SILENCER SHOP’S “BIG NOISE” FOR SUPPRESSOR PURCHASERS!

Like many firearms enthusiasts, I have been waiting hopefully for the Hearing Protection Act to work its way through Congress. This bill would reduce or eliminate the current restrictions on firearms suppressors – so called silencers. In parts of Europe, suppressors are encouraged – even required – for many shooting sports, because while they do not make a “gun” as quiet as in the movies, they can eliminate the need for bulky hearing protection for both shooters and others nearby by “muffling” the sound of the muzzle blast. For hunters, less shooting noise also means game will be less skittish, and neighbors close by will not be disturbed.

Unfortunately, at this point it does not look good for the HPA getting passed – however, the type of American business ingenuity often praised (and practiced) by President Trump has resulted in some changes to existing law that DO ease the suppressor approval process.

In the recent past, using an NFA firearms trust could make suppressor ownership less painful, by eliminating the need for photos, fingerprints, local LEO approval, and background checks, but then came Amendment 41F, which gummed up the works by requiring that the Trust owner and each “trustee” listed not only had to have their signature notarized, but now would also have to undergo fingerprinting, photos, and background checks equal to those demanded of the owner of a non-trust NFA item. Reports are that this has slowed down sales of suppressors considerably, by making the rules more, instead of less, restrictive.

In a move that reminds me of when a certain man named Knight pioneered In-line Muzzle Loading rifles that brought the range and accuracy of a modern centerfire rifle to “Muzzle Loader Only” seasons for deer hunting – The Silencer Shop in Austin, Texas, discovered that while the BAFT had regulatory authority over NFA items such as suppressors, machine guns, and short barreled rifles or shotguns – they do NOT have anything to say about US Trust laws. The result of this is the Single Shot Trust – which has to be the very best thing for suppressor purchasers short of complete de-regulation.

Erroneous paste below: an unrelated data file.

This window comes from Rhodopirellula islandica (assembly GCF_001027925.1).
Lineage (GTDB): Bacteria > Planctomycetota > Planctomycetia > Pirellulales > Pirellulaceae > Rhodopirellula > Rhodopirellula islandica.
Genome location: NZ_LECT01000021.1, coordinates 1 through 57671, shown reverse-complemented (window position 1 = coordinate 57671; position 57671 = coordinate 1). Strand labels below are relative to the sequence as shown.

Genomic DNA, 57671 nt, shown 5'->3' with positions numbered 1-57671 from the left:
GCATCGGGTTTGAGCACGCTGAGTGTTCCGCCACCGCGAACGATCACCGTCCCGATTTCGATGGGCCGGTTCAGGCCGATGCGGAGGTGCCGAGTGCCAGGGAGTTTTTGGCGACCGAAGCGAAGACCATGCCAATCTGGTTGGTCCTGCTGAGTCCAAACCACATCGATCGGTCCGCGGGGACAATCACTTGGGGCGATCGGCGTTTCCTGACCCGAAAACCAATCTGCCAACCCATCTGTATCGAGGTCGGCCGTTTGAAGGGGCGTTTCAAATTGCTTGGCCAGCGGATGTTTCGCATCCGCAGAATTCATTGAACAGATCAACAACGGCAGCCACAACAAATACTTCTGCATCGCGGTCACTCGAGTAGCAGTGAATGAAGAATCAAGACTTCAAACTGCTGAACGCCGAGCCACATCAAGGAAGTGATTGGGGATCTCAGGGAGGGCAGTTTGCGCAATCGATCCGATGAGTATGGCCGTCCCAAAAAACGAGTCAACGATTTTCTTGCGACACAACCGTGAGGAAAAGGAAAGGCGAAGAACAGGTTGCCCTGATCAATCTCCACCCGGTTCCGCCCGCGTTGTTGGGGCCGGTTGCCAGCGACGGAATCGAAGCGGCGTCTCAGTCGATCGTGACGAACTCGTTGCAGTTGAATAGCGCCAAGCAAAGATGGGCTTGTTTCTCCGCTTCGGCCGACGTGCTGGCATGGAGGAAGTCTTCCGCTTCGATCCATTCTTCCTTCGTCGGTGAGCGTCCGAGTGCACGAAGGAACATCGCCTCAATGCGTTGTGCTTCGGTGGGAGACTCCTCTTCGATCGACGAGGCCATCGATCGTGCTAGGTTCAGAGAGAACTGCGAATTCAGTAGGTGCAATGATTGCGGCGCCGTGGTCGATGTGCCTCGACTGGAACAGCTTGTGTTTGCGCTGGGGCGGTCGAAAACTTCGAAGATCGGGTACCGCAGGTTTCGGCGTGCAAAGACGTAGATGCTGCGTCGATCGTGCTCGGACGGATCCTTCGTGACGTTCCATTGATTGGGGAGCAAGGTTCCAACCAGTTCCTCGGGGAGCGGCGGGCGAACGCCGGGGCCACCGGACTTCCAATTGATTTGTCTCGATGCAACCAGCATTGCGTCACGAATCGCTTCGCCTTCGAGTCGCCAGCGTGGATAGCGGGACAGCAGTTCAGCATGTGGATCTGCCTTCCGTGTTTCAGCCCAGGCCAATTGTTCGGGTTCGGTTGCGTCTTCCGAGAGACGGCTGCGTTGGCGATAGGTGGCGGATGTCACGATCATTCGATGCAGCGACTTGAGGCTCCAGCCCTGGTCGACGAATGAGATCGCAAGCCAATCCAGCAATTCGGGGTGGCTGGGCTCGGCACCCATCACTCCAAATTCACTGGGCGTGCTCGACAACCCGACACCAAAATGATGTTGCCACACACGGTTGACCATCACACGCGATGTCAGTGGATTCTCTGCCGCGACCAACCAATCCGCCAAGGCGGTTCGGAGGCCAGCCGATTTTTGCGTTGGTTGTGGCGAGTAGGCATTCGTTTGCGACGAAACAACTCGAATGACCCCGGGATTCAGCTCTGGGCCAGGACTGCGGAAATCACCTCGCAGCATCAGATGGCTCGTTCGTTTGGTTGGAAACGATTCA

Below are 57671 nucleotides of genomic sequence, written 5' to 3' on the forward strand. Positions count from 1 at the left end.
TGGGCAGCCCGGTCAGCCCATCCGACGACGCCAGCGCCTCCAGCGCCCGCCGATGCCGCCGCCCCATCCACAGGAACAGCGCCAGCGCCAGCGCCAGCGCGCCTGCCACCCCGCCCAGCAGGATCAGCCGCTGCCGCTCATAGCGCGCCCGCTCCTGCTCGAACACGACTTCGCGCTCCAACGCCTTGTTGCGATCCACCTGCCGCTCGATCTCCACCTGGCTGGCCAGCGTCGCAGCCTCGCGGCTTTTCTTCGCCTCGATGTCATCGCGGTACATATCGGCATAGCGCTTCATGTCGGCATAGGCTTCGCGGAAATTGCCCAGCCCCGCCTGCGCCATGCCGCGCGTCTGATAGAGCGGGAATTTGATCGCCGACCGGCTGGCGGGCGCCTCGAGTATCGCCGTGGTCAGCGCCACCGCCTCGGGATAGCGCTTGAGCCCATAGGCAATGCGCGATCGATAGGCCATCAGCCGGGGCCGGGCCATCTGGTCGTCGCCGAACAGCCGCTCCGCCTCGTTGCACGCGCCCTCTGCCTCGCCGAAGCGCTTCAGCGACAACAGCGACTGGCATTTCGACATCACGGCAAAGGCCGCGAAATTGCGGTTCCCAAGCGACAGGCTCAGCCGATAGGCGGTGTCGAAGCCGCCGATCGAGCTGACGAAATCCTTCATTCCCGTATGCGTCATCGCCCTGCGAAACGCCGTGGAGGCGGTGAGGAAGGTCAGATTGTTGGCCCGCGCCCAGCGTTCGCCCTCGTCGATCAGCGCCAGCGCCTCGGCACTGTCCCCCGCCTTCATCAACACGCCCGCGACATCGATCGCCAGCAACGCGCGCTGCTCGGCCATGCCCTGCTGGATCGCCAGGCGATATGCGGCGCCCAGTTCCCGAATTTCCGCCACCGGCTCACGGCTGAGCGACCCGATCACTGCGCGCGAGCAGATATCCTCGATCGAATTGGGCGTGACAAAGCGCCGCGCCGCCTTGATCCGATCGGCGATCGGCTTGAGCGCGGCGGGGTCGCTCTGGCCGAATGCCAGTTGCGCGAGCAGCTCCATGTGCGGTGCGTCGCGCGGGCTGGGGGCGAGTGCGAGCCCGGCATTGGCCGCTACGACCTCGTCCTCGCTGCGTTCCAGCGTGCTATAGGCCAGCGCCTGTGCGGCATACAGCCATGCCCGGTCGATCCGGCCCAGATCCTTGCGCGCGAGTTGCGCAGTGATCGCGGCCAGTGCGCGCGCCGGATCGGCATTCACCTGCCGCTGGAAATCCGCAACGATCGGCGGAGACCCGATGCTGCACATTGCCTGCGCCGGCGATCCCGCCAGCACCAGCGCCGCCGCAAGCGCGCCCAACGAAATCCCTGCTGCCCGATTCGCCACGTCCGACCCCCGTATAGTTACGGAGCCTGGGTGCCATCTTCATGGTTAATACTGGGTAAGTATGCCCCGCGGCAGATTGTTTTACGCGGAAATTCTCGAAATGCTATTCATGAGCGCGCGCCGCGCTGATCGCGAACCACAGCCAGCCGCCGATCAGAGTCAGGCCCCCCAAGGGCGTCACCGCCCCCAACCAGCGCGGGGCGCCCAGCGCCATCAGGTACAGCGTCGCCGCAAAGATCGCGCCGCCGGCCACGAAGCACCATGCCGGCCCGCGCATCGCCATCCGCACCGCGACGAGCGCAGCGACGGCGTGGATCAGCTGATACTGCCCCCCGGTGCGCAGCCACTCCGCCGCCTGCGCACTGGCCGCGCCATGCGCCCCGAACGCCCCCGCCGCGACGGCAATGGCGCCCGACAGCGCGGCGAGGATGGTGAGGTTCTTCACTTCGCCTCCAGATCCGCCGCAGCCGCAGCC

Personally, I had been waiting/hoping for HPA to pass to purchase my second suppressor, having already mounted a threaded barrel on my Ruger Standard .22 LR. When the bill did not sail through, I reminded myself of a personal decision to hold off on buying additional firearms until I got that suppressor! To this end I contacted The Silencer Shop and ordered a Tacsol Axium suppressor, using a Single Shot Trust.

So how does the SS Trust work? As the name might suggest, this is a trust for a single NFA item. The cost is a very reasonable $25, so if you should decide later to buy additional items, you just get an additional trust for each one. OR, if you know in advance you will be buying multiple suppressors in the future, there is the “Unlimited Single Shot Trust”. With this option, additional items can be added to the existing trust at any time, and since the original paperwork is already done, the process is VERY easy. Of course, unless you plan to have several NFA items, the “regular” Single Shot Trust might be less expensive than the $130 unlimited option (which is the cost of setting up a “regular” trust).

One good part of 41F was that it changed the requirement for approval (and signature) of the top law enforcement official in you local area to only a need to notify that office.

Also with the Single Shot Trust, “trustees” can be added after the BATF Tax Stamp has been received, actually, at any time. These trustees will NOT have to submit pictures or prints, and their signatures do not require notarization. No background check for them, either, yet they have the same rights as Trustees in a “regular” NFA trust, in that they can possess and/or use the item without the trust owner being present. Silencer Shop has BATF approval for the Single Shot Trust, and it is deemed valid in all US states except Iowa and Vermont.

Another possible benefit (not sure this has been tested yet) would be that since such a Trust only affects a single NFA item, it should be reasonable to expect that such item could be sold by selling the entire trust, thus requiring no new tax stamp or transfer fee, and no wait time for approval. This, in itself, could be a H-U-G-E change!